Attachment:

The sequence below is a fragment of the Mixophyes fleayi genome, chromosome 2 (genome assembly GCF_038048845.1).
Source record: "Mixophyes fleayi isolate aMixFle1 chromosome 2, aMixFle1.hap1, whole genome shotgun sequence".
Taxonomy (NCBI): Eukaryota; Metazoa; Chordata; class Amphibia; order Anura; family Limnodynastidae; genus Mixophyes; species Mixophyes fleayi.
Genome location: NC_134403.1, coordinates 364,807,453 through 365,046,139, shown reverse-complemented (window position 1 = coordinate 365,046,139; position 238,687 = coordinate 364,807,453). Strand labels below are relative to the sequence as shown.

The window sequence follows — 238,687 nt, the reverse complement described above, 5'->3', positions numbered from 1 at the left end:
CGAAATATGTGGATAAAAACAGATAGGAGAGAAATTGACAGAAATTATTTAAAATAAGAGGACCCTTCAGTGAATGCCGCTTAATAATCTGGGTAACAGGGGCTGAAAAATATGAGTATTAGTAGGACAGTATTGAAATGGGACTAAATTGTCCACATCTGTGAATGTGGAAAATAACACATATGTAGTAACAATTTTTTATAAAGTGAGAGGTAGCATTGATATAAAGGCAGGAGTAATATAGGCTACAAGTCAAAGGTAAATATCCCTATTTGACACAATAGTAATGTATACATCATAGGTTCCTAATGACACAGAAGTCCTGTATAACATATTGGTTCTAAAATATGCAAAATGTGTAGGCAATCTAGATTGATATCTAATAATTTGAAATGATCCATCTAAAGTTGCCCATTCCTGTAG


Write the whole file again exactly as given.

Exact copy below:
The sequence below is a fragment of the Mixophyes fleayi genome, chromosome 2 (genome assembly GCF_038048845.1).
Source record: "Mixophyes fleayi isolate aMixFle1 chromosome 2, aMixFle1.hap1, whole genome shotgun sequence".
Taxonomy (NCBI): Eukaryota; Metazoa; Chordata; class Amphibia; order Anura; family Limnodynastidae; genus Mixophyes; species Mixophyes fleayi.
Genome location: NC_134403.1, coordinates 364,807,453 through 365,046,139, shown reverse-complemented (window position 1 = coordinate 365,046,139; position 238,687 = coordinate 364,807,453). Strand labels below are relative to the sequence as shown.

The window sequence follows — 238,687 nt, the reverse complement described above, 5'->3', positions numbered from 1 at the left end:
CGAAATATGTGGATAAAAACAGATAGGAGAGAAATTGACAGAAATTATTTAAAATAAGAGGACCCTTCAGTGAATGCCGCTTAATAATCTGGGTAACAGGGGCTGAAAAATATGAGTATTAGTAGGACAGTATTGAAATGGGACTAAATTGTCCACATCTGTGAATGTGGAAAATAACACATATGTAGTAACAATTTTTTATAAAGTGAGAGGTAGCATTGATATAAAGGCAGGAGTAATATAGGCTACAAGTCAAAGGTAAATATCCCTATTTGACACAATAGTAATGTATACATCATAGGTTCCTAATGACACAGAAGTCCTGTATAACATATTGGTTCTAAAATATGCAAAATGTGTAGGCAATCTAGATTGATATCTAATAATTTGAAATGATCCATCTAAAGTTGCCCATTCCTGTAG